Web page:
ACAMS: Managing Patron-Related Risks in Gaming

October 3, 2017

Anti-money laundering (AML) compliance in the gaming sector was once again a hot topic during the recent ACAMS Annual AML and Financial Crime Conference. During the keynote session, it was noted that compliance in the industry has improved significantly, with an increasing number of suspicious activity reports (SARs) being submitted to FinCEN—57,000 SARs were submitted in 2017 versus only 27,000 in 2013.

However, the industry must pay more attention to know your customer (KYC), follow documented procedures, keep AML compliance officers involved, and identify customers’ patterns of activity.

Another major concern that was addressed in a separate session is assessing patron-related risks. During this session, the panel—which included senior AML compliance staff from Stations Casino, Caesars Casino and Cosmopolitan Las Vegas—discussed how to verify patron identities, create risk profiles, conduct due diligence on high-volume patrons, mitigate risks and identify patterns such as structuring.

Taking an enterprise approach to patron-related risks

Benjamin J. Floyd, Senior Vice President, AML / OFAC Compliance Officer at Caesars Casino, says that his organization takes an enterprise approach to patron-related risks. They evolved from an ad-hoc approach to one where they focus on high-risk players/patrons. They have also become more sophisticated by using more factors to evaluate risks, and with the data they have collected over the last three and a half years, the casino has been able to focus on high-risk guests, not just the top players.

When discussing how due diligence in casinos differs from in banks, it was agreed that given the volume of patrons and the nature of the relationships, casinos cannot know everyone the same way as banks. According to Paul Camacho, Vice President of AML Compliance at Stations Casinos, the information that is most valuable to law enforcement is in employees’ heads. Transaction information is important, but so too is what hosts learn about the players.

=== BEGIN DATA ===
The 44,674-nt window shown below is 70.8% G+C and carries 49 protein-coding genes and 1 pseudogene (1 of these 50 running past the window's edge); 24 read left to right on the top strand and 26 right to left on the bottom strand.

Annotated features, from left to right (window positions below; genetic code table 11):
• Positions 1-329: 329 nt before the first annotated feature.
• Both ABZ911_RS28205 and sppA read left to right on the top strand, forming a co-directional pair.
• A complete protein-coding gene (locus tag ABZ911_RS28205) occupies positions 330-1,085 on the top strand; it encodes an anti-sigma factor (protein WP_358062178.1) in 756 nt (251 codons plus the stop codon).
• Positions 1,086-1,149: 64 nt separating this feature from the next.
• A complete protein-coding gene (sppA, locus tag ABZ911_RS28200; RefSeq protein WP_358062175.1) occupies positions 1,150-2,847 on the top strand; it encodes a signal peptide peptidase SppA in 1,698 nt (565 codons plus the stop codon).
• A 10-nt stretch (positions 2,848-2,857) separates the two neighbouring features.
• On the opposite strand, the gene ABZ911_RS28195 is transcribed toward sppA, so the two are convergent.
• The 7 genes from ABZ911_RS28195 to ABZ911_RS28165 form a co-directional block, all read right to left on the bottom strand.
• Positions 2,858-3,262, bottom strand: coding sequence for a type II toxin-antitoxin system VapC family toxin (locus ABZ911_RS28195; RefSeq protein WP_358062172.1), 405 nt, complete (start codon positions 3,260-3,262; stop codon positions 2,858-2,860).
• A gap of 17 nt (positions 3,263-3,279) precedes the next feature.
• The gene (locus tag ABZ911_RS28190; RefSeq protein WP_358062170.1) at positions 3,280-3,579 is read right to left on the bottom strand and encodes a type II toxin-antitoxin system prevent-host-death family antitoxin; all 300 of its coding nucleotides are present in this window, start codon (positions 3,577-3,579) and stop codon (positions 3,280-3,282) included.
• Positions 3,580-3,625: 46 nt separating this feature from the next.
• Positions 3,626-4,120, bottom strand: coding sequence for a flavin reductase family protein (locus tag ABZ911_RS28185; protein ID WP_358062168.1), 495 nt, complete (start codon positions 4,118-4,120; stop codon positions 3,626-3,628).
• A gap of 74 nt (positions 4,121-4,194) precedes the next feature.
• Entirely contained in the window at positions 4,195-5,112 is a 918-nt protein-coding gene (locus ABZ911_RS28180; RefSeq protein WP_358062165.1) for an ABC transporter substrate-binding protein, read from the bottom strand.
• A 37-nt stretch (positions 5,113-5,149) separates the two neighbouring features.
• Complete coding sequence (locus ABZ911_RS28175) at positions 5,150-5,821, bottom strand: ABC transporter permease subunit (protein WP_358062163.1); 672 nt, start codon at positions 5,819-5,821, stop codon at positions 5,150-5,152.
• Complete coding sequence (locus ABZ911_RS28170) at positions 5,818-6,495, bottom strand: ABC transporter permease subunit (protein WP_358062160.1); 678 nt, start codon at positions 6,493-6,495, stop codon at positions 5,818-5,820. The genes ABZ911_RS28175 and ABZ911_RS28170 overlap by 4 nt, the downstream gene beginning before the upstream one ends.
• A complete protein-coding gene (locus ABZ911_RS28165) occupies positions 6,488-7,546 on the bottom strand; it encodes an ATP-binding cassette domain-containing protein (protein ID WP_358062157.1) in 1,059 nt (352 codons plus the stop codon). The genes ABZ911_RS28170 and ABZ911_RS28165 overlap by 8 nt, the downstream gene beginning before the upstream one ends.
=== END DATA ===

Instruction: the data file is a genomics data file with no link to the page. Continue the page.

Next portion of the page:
Krystal Saab, Director of AML Compliance at Cosmopolitan Las Vegas, stressed the importance of training employees and of ensuring management builds relationships with hosts, which makes them more likely to share concerns or suspicions about patrons. As noted by the panel, the transaction pattern of a successful doctor and a small-scale fraudster can look very similar, and it is human intelligence that can help tell them apart.

In closing, the panel recommended that risk identification and segmentation should go beyond the top 50 players because many high rollers are good patrons. In addition, gaming should rely on more than one risk intelligence provider so they can verify the data. They should also engage with these providers if they find errors so that the overall quality of the products increase and everyone can work together to reduce illicit behavior.

About Anu Sood 

Anu Sood (LinkedIn | Twitter) is the Director Marketing at CaseWare RCM and is responsible for the company’s global marketing strategy. She has over 20 years of experience in product development, product management, product marketing, corporate communications, demand generation, content marketing and strategic marketing in high-tech industries.

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